My project is heavily based around political science, which is my major. My project has been able to present typical political science project information in a way that incorporates many digital humanities aspects. Being able to create any sort of humanities based project online is one of the beauties of the digital humanities. In a non digital humanities setting, this project would have been probably presented in a much more physical and simple way. Especially with political science, papers and posters are very standard for the classroom type projects. While this is an efficient and useful way to get a point across, it limits the creative aspect that helps the viewer better understand said point. With my project, and many other digital humanities projects like it, that creative aspect is able to thrive in many forms. For example, my project uses timelines and interactive corpuses that are creative tools for learning. 

A key component to knowing how effective a creative tool is the use of a test partner. Collebarting about and testing different parts of your project is very useful in determining what creative aspects of the site are most pleasing to a viewer. Nothing helps your website grow like good criticism does. This collaborative aspect of the digital humanities is what allows the field to be so connected and to have mutual respect for others and their studies. Examples from this summer of this include our trip to Lafayette College and when students from the Bucknell University DSSF program came down to spend a day with us. In both of these settings, it was clear that everyone involved was open to and excited about the collaboration and the sharing of opinions. Everyone approached the collaboration with a pre-established respect for others in the digital humanities. From both of these examples, I have taken others ideas and applied them to my project based on their feedback. This allowed for my website to grow and to become more appealing to a viewer that does not know how to navigate the site. I also felt as though my insingth and opinions were valued by the other students, and they seemed very appreciative of that fact. I hope that these types of meetings and gatherings remain a common occurrence for the digital humanities as the field continues to grow.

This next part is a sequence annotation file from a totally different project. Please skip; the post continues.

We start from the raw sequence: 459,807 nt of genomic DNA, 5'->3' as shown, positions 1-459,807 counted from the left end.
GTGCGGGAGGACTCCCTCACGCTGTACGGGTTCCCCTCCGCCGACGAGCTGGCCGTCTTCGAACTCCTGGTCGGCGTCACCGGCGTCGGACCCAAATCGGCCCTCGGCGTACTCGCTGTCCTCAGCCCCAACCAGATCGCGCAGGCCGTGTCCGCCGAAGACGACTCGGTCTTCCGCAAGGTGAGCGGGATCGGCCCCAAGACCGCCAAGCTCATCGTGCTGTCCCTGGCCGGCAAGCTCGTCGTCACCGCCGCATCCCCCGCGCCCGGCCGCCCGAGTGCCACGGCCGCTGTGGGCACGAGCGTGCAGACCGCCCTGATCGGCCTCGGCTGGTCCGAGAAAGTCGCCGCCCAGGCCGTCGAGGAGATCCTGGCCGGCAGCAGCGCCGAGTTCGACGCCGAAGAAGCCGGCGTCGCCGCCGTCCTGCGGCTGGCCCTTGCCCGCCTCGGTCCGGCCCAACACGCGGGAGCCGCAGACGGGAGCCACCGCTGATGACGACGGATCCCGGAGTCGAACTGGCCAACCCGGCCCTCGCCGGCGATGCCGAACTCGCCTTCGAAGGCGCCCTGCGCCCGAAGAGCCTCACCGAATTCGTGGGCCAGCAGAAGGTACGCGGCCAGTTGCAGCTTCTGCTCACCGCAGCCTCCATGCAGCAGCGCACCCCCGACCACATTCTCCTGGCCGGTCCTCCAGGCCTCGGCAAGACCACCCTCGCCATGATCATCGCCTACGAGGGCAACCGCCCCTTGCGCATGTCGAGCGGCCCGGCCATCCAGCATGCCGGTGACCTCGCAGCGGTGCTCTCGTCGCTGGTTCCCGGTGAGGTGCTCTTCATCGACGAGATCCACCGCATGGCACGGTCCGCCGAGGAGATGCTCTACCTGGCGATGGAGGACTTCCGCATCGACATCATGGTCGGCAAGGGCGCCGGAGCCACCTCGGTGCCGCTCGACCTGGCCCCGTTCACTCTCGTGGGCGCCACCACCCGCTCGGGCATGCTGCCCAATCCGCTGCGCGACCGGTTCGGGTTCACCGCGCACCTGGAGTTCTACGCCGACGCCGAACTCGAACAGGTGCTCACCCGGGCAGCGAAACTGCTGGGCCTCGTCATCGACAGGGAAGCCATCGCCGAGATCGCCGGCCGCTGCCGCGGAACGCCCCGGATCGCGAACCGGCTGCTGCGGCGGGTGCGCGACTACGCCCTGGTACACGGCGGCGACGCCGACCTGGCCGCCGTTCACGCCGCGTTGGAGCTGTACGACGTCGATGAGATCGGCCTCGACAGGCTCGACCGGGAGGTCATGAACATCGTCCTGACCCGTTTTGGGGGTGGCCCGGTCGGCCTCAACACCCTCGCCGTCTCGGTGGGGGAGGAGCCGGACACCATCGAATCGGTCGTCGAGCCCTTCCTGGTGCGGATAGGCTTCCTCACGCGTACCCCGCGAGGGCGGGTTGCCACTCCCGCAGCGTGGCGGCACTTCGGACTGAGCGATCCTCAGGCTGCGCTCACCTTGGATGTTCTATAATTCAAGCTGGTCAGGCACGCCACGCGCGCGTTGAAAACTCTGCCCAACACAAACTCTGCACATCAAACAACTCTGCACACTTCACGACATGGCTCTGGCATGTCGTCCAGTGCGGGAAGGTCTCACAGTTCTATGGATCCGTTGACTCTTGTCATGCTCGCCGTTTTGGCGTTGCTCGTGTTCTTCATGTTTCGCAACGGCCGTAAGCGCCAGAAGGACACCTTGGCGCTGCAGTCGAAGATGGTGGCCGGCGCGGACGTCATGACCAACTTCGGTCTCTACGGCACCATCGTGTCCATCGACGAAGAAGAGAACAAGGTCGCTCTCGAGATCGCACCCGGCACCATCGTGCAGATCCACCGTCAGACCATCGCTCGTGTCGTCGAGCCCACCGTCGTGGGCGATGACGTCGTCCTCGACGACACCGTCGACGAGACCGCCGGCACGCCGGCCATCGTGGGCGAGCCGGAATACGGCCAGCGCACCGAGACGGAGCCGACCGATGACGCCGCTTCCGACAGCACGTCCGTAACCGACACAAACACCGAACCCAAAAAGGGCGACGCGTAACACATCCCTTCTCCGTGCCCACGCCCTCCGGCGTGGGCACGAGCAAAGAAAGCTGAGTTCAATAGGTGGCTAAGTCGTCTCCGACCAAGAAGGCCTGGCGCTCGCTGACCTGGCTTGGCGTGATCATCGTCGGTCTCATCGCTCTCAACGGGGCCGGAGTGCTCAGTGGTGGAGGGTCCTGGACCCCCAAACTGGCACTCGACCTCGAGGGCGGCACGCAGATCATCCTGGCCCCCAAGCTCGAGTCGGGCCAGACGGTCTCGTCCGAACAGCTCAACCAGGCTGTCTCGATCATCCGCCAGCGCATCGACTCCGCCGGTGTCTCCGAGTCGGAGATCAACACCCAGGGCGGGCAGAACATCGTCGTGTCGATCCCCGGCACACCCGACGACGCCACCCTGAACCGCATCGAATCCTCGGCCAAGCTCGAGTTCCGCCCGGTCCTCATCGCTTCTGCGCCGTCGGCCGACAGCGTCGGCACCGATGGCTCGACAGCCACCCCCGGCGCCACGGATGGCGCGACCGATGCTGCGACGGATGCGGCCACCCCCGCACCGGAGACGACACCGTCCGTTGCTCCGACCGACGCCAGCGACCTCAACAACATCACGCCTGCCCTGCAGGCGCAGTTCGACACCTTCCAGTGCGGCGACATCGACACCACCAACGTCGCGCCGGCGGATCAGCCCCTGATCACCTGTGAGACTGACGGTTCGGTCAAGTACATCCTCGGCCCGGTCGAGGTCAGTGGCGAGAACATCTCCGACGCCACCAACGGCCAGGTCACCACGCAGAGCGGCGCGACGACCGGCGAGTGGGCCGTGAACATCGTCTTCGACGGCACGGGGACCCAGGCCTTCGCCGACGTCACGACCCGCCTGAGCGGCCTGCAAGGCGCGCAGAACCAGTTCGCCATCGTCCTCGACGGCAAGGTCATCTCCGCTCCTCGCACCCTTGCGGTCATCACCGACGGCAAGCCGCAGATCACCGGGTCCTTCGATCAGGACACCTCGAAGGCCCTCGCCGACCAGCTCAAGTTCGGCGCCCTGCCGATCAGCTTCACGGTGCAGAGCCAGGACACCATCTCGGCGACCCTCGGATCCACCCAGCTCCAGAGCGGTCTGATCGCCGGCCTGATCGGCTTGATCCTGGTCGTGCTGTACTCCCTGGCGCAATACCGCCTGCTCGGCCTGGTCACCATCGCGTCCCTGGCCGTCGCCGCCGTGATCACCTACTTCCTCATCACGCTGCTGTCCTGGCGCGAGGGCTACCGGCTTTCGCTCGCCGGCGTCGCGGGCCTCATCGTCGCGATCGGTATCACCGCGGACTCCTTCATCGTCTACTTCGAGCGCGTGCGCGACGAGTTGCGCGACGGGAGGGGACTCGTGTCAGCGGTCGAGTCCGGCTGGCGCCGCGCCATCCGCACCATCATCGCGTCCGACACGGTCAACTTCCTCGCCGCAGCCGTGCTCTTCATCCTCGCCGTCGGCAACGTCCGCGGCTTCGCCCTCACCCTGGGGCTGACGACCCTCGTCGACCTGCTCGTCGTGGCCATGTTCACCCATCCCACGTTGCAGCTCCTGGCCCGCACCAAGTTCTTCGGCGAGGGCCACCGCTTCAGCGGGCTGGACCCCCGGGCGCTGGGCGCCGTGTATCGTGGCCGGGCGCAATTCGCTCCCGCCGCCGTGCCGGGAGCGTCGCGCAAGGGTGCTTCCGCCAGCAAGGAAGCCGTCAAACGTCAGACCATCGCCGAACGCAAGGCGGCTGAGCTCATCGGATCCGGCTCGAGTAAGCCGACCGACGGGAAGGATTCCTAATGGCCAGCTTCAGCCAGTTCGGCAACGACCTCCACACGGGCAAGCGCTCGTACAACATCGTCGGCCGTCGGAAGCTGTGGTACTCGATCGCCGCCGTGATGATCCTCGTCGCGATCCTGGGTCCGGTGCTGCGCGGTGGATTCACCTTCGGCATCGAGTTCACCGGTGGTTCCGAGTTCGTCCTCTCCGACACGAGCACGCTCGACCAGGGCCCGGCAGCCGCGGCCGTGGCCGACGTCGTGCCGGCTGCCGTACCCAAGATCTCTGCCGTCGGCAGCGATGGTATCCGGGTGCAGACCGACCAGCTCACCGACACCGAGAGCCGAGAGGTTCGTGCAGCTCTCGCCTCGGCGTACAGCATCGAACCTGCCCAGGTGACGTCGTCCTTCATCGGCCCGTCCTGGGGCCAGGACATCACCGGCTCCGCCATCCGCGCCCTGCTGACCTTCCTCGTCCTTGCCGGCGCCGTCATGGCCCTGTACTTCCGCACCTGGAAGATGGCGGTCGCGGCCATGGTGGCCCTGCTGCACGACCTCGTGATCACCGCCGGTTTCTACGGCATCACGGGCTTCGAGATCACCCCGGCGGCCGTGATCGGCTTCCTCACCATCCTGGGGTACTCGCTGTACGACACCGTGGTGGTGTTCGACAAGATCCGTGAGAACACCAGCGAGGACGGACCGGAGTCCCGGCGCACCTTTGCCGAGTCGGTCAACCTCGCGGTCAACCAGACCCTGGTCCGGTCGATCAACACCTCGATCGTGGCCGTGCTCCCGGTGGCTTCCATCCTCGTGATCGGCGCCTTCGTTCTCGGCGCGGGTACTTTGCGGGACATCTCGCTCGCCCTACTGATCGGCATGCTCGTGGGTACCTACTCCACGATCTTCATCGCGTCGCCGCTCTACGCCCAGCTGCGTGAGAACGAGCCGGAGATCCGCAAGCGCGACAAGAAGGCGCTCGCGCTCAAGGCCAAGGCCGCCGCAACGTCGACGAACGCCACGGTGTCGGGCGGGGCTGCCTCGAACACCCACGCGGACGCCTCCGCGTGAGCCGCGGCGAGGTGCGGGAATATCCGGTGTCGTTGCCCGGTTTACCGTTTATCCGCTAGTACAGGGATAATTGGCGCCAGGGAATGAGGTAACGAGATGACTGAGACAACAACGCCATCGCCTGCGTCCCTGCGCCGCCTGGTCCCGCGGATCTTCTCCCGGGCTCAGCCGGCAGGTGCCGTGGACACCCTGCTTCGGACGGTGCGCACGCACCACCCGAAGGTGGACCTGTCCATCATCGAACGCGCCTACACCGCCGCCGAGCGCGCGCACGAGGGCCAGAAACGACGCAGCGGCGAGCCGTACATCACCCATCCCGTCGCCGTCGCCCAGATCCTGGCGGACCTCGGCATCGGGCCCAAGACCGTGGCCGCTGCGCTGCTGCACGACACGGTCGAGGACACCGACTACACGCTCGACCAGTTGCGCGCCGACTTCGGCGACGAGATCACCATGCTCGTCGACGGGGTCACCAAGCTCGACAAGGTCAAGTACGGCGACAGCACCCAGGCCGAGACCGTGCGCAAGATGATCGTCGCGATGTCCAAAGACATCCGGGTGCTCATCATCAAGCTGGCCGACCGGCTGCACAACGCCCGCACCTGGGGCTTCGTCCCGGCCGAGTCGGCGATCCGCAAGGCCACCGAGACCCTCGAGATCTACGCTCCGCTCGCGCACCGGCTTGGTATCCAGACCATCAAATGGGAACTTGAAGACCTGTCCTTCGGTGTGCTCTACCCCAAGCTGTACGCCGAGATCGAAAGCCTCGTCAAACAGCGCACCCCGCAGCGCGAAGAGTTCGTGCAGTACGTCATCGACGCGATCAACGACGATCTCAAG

Community in DH

Going to Lafayette was a really valuable experience because we got to speak with other students who were doing research in a similar setting but used a variety of different tools and were working for different reasons. Bucknell’s visit was also a good opportunity to interact with students who were spending the summer surrounded by DH and learn from their experiences. Discussing other people’s projects has really helped expand my definition of DH and what it encompasses. Since the rest of the cohort came in with a similar level of ignorance when it came to DH and the tools we were going to use, I found that it was useful to learn and share our discoveries with each other when it came to building our projects.